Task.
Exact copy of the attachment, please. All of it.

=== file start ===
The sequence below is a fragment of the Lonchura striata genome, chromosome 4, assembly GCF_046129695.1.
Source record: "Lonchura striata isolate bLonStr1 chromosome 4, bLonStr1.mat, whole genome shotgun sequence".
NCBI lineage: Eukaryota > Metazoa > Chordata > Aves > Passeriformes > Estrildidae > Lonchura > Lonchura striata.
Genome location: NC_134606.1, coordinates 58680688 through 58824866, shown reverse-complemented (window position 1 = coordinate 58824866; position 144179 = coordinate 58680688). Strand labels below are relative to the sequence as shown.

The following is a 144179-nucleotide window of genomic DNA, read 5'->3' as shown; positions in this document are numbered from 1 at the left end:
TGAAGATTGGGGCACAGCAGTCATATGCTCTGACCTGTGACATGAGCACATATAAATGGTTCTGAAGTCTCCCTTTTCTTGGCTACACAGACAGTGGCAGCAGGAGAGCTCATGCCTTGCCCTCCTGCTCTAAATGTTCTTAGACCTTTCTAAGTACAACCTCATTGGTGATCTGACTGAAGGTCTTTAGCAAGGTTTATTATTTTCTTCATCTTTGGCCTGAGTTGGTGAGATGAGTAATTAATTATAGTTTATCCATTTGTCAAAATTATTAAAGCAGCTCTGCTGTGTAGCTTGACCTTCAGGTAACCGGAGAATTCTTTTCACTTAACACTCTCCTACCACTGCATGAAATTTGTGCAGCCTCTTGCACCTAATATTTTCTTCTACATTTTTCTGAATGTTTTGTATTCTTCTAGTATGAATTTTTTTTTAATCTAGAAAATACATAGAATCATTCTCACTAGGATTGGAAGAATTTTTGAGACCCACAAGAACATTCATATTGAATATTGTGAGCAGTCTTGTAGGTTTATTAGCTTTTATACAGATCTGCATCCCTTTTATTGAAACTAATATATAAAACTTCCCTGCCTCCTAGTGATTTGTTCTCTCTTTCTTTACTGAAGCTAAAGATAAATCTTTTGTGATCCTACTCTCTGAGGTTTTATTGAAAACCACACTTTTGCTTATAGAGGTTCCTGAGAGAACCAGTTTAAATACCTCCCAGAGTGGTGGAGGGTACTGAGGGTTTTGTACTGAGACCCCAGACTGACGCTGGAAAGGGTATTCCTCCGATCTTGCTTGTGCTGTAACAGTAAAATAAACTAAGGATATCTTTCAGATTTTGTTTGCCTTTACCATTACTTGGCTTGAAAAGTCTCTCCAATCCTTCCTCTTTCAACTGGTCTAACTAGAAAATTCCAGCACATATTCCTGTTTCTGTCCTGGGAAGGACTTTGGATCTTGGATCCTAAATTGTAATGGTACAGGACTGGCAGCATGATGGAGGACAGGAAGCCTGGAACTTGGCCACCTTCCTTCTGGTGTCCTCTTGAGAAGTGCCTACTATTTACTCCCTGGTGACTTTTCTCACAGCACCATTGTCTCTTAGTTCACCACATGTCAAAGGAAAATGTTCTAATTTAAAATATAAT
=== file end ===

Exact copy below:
The sequence below is a fragment of the Lonchura striata genome, chromosome 4, assembly GCF_046129695.1.
Source record: "Lonchura striata isolate bLonStr1 chromosome 4, bLonStr1.mat, whole genome shotgun sequence".
NCBI lineage: Eukaryota > Metazoa > Chordata > Aves > Passeriformes > Estrildidae > Lonchura > Lonchura striata.
Genome location: NC_134606.1, coordinates 58680688 through 58824866, shown reverse-complemented (window position 1 = coordinate 58824866; position 144179 = coordinate 58680688). Strand labels below are relative to the sequence as shown.

The following is a 144179-nucleotide window of genomic DNA, read 5'->3' as shown; positions in this document are numbered from 1 at the left end:
TGAAGATTGGGGCACAGCAGTCATATGCTCTGACCTGTGACATGAGCACATATAAATGGTTCTGAAGTCTCCCTTTTCTTGGCTACACAGACAGTGGCAGCAGGAGAGCTCATGCCTTGCCCTCCTGCTCTAAATGTTCTTAGACCTTTCTAAGTACAACCTCATTGGTGATCTGACTGAAGGTCTTTAGCAAGGTTTATTATTTTCTTCATCTTTGGCCTGAGTTGGTGAGATGAGTAATTAATTATAGTTTATCCATTTGTCAAAATTATTAAAGCAGCTCTGCTGTGTAGCTTGACCTTCAGGTAACCGGAGAATTCTTTTCACTTAACACTCTCCTACCACTGCATGAAATTTGTGCAGCCTCTTGCACCTAATATTTTCTTCTACATTTTTCTGAATGTTTTGTATTCTTCTAGTATGAATTTTTTTTTAATCTAGAAAATACATAGAATCATTCTCACTAGGATTGGAAGAATTTTTGAGACCCACAAGAACATTCATATTGAATATTGTGAGCAGTCTTGTAGGTTTATTAGCTTTTATACAGATCTGCATCCCTTTTATTGAAACTAATATATAAAACTTCCCTGCCTCCTAGTGATTTGTTCTCTCTTTCTTTACTGAAGCTAAAGATAAATCTTTTGTGATCCTACTCTCTGAGGTTTTATTGAAAACCACACTTTTGCTTATAGAGGTTCCTGAGAGAACCAGTTTAAATACCTCCCAGAGTGGTGGAGGGTACTGAGGGTTTTGTACTGAGACCCCAGACTGACGCTGGAAAGGGTATTCCTCCGATCTTGCTTGTGCTGTAACAGTAAAATAAACTAAGGATATCTTTCAGATTTTGTTTGCCTTTACCATTACTTGGCTTGAAAAGTCTCTCCAATCCTTCCTCTTTCAACTGGTCTAACTAGAAAATTCCAGCACATATTCCTGTTTCTGTCCTGGGAAGGACTTTGGATCTTGGATCCTAAATTGTAATGGTACAGGACTGGCAGCATGATGGAGGACAGGAAGCCTGGAACTTGGCCACCTTCCTTCTGGTGTCCTCTTGAGAAGTGCCTACTATTTACTCCCTGGTGACTTTTCTCACAGCACCATTGTCTCTTAGTTCACCACATGTCAAAGGAAAATGTTCTAATTTAAAATATAAT